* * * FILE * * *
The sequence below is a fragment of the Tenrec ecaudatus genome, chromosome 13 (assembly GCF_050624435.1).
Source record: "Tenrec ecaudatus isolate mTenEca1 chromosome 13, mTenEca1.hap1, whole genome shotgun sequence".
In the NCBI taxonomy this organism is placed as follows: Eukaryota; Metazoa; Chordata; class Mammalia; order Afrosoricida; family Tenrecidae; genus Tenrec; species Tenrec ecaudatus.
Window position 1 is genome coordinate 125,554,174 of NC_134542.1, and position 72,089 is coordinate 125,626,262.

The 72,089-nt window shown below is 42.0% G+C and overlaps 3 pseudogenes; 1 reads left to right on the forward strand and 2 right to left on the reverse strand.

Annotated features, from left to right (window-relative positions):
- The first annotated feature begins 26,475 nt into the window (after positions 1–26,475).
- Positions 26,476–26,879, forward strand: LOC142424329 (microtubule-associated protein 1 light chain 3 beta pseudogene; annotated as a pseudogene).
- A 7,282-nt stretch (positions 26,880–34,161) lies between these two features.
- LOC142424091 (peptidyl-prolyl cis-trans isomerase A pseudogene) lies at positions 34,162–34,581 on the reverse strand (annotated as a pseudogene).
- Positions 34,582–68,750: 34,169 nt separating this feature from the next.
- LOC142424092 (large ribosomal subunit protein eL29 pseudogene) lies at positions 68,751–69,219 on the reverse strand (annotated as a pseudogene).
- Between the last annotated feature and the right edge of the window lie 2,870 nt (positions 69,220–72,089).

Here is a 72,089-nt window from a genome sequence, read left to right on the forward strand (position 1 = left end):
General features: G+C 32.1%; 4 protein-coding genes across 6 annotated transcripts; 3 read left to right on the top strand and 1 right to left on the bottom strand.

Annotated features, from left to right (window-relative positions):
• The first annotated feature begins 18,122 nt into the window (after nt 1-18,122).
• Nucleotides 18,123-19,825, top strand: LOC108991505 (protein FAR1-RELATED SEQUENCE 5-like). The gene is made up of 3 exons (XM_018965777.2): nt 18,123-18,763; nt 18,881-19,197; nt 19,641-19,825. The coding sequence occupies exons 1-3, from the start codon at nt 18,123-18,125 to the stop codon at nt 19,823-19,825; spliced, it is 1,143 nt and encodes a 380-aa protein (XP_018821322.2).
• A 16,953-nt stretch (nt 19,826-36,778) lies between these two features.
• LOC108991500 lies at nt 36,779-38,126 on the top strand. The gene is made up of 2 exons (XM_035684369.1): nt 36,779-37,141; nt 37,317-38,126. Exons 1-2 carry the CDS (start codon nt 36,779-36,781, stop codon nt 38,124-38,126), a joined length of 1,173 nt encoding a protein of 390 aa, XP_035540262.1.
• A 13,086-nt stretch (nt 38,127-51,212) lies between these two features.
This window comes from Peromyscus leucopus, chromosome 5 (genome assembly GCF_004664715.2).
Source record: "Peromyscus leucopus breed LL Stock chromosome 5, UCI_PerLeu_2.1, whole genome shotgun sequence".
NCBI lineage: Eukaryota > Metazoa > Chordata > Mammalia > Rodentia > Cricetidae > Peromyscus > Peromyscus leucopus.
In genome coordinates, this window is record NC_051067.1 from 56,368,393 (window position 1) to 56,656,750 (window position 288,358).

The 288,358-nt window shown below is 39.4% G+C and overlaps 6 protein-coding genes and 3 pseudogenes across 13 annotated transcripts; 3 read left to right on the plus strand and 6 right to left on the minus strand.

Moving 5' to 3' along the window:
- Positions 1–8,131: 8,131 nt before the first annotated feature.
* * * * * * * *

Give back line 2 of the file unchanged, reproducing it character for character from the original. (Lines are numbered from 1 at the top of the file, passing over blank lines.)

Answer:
Source record: "Tenrec ecaudatus isolate mTenEca1 chromosome 13, mTenEca1.hap1, whole genome shotgun sequence".